- Retrieving the Goat for Azazel:Balthasar's Biblical Soteriology
Aaron shall take the two he-goats and let them stand before the Lord at the entrance of the Tent of Meeting; and he shall place lots upon the two goats, one marked for the Lord and the other marked for Azazel [the "scapegoat"]. Aaron shall bring forward the goat designated by lot for the Lord, which he is to offer as a sin offering; while the goat designated by lot for Azazel shall be left standing alive before the Lord, to make expiation with it and to send it off to the wilderness for Azazel.—Leviticus 16: 7–10 (New Jewish Publication Society Tanakh)
The question is: Was he the one, great and final scapegoat for mankind? Did mankind load him with all its guilt, and did he, the Lamb of God, carry this guilt away?—Hans Urs von Balthasar
Balthasar's Biblical Soteriology
Hans Urs von Balthasar's soteriology, including especially his theology of Christ's descent to hell, is one of the most biblical theologies of the cross to be written in the last century. Balthasar retrieves themes from ancient Jewish and Christian theological traditions that are essential to an adequate understanding of Jesus's saving work, even though these themes have been underappreciated (at least, in Catholic theology). While his approach is sometimes eccentric, no doctrine of atonement can wholly neglect the profound truths re-dis-covered [End Page 13] and re-articulated in Balthasar's great trilogy precisely because these teachings are so deeply woven into biblical revelation. Because Balthasar's theology of the Cross is often identified as one of the most problematic aspects of his theological legacy, my assertions may themselves seem eccentric. I hope to support them by first enumerating the metaphors and images that Balthasar uses for sin and then appealing to the recent studies of Gary A. Anderson and Jacob Milgrom to outline the necessary role of the "two goats" in priestly atonement theology, after which I will finally show how Balthasar retrieves the essential work of the "goat for Azazel" for modern Catholic theology.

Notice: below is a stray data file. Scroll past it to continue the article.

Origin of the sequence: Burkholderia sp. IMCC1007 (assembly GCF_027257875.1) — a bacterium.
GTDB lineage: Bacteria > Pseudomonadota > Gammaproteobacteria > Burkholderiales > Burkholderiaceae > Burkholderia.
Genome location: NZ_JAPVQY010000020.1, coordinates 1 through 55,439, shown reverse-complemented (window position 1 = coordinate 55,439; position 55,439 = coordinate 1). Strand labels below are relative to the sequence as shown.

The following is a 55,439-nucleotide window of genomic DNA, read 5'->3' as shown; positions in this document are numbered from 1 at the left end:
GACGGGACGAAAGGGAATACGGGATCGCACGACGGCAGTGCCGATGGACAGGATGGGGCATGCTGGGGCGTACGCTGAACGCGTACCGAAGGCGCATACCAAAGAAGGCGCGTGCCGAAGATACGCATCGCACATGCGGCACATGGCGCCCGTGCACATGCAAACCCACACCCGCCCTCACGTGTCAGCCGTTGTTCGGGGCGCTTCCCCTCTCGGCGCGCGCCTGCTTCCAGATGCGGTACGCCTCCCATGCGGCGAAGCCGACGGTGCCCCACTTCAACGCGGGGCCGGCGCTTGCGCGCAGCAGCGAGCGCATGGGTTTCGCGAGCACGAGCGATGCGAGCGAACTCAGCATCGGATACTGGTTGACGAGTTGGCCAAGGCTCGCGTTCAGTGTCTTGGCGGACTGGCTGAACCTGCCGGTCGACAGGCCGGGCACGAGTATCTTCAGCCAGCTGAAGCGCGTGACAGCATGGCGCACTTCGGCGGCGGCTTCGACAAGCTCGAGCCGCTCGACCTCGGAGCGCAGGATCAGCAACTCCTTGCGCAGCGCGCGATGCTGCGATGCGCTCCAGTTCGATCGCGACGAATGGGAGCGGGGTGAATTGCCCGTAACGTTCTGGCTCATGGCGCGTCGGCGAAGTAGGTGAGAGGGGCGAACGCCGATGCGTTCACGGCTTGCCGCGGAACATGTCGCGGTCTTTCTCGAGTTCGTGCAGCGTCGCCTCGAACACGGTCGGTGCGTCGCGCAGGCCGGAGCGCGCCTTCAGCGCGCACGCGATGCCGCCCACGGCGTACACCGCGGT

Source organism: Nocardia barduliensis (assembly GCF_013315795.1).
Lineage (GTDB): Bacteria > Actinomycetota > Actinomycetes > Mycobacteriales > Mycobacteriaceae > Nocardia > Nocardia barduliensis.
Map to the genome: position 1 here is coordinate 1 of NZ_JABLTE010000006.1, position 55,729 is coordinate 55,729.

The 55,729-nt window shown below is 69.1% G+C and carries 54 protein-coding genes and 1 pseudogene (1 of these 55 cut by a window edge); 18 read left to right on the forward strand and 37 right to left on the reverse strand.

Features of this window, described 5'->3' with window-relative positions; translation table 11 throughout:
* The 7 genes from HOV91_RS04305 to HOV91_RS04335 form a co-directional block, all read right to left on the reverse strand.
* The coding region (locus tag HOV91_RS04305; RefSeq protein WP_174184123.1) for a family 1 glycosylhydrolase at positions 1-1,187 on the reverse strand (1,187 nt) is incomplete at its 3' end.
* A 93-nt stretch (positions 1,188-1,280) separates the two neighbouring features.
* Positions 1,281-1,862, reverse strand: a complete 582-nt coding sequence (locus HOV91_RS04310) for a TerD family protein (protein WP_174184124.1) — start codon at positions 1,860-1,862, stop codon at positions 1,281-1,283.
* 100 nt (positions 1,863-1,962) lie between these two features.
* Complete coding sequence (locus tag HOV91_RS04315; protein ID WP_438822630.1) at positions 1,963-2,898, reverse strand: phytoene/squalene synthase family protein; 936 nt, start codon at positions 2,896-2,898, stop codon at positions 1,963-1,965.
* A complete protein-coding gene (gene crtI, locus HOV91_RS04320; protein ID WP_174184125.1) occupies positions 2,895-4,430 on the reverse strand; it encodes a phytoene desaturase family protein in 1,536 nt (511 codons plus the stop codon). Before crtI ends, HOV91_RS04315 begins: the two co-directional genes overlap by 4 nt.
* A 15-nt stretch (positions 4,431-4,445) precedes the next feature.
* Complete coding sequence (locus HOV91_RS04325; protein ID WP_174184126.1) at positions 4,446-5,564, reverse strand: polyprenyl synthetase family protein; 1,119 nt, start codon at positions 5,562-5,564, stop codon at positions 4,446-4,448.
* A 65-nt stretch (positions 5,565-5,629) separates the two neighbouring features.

Sin creates special problems for language. Of course, a great army of theologians is in place—now and always—ready to emphasize the challenge of "God-talk" and the related importance of an apophatic approach to theology. Even as academics spin their words into tome after tome, an infinite God is never caught in linguistic webs; this point is always worth repeating. But David Bentley Hart reminds us of another essential truth: "God's speech in creation does not, then, invite a speculative nisus toward silence—the silence of pure knowledge or of absolute saying—but doxology, an overabundance of words, hymnody, prayer."1 The same God who spoke our world into being invites us to join the angelic choir, even becoming the incarnate Word for us. In this sense, nothing is more natural than to speak joyfully of God. Creation has a doxological origin and destiny.
But sin is a special problem for language. Every word that tries to understand the meaning of "sin itself" is a word in mourning because all such words speak to a loss, to what might have been. None of them come close to the thing itself because—from the traditional metaphysical perspective—sin has no substance of its own. It is being inclined toward nothingness, and "nothing" is the truly unthinkable thought. Yet the psalmist says "my sin is ever before me" (Psalm 51:3): sin is our constant companion, and we have a pressing need to talk about it.
Especially in this unhappy situation, we lean on metaphors.2 Thus, in Sin: A History, Gary Anderson begins by pointing out how [End Page 14] unavoidable metaphors are in the quest to portray sin and how the metaphors we choose affect the way we conceive of corresponding positive ideas, such as forgiveness. As examples, he points out that "stained hands are cleansed, burdens are lifted, and debts are either paid off or remitted."3 By way of metaphor, words and images are given on loan to abstract and impossible subjects like "sin...